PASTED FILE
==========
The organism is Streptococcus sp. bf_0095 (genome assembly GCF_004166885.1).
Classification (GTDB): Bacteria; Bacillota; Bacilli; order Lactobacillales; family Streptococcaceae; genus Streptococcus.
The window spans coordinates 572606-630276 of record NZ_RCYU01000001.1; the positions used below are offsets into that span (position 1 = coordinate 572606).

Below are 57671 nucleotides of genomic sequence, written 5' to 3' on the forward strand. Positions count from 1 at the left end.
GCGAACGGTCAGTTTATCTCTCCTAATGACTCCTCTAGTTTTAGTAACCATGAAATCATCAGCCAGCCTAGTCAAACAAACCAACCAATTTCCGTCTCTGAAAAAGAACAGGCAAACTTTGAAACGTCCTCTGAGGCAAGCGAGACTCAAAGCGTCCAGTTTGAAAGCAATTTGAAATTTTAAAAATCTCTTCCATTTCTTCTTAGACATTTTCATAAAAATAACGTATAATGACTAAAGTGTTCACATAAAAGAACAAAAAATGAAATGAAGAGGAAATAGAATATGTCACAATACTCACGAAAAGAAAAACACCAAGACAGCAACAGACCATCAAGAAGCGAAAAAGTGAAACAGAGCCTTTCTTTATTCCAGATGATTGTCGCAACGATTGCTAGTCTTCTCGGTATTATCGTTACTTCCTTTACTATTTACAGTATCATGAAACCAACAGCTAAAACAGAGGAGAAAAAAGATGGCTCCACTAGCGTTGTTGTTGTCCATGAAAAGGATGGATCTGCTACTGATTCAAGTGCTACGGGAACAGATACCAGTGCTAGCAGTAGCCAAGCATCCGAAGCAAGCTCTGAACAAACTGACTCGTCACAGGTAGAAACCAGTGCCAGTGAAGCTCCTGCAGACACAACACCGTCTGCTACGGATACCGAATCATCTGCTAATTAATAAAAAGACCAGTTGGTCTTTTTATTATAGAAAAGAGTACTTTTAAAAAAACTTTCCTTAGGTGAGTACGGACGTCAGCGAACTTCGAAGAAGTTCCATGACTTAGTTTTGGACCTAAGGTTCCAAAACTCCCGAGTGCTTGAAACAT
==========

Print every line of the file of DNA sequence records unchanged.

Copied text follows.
The organism is Streptococcus sp. bf_0095 (genome assembly GCF_004166885.1).
Classification (GTDB): Bacteria; Bacillota; Bacilli; order Lactobacillales; family Streptococcaceae; genus Streptococcus.
The window spans coordinates 572606-630276 of record NZ_RCYU01000001.1; the positions used below are offsets into that span (position 1 = coordinate 572606).

Below are 57671 nucleotides of genomic sequence, written 5' to 3' on the forward strand. Positions count from 1 at the left end.
GCGAACGGTCAGTTTATCTCTCCTAATGACTCCTCTAGTTTTAGTAACCATGAAATCATCAGCCAGCCTAGTCAAACAAACCAACCAATTTCCGTCTCTGAAAAAGAACAGGCAAACTTTGAAACGTCCTCTGAGGCAAGCGAGACTCAAAGCGTCCAGTTTGAAAGCAATTTGAAATTTTAAAAATCTCTTCCATTTCTTCTTAGACATTTTCATAAAAATAACGTATAATGACTAAAGTGTTCACATAAAAGAACAAAAAATGAAATGAAGAGGAAATAGAATATGTCACAATACTCACGAAAAGAAAAACACCAAGACAGCAACAGACCATCAAGAAGCGAAAAAGTGAAACAGAGCCTTTCTTTATTCCAGATGATTGTCGCAACGATTGCTAGTCTTCTCGGTATTATCGTTACTTCCTTTACTATTTACAGTATCATGAAACCAACAGCTAAAACAGAGGAGAAAAAAGATGGCTCCACTAGCGTTGTTGTTGTCCATGAAAAGGATGGATCTGCTACTGATTCAAGTGCTACGGGAACAGATACCAGTGCTAGCAGTAGCCAAGCATCCGAAGCAAGCTCTGAACAAACTGACTCGTCACAGGTAGAAACCAGTGCCAGTGAAGCTCCTGCAGACACAACACCGTCTGCTACGGATACCGAATCATCTGCTAATTAATAAAAAGACCAGTTGGTCTTTTTATTATAGAAAAGAGTACTTTTAAAAAAACTTTCCTTAGGTGAGTACGGACGTCAGCGAACTTCGAAGAAGTTCCATGACTTAGTTTTGGACCTAAGGTTCCAAAACTCCCGAGTGCTTGAAACAT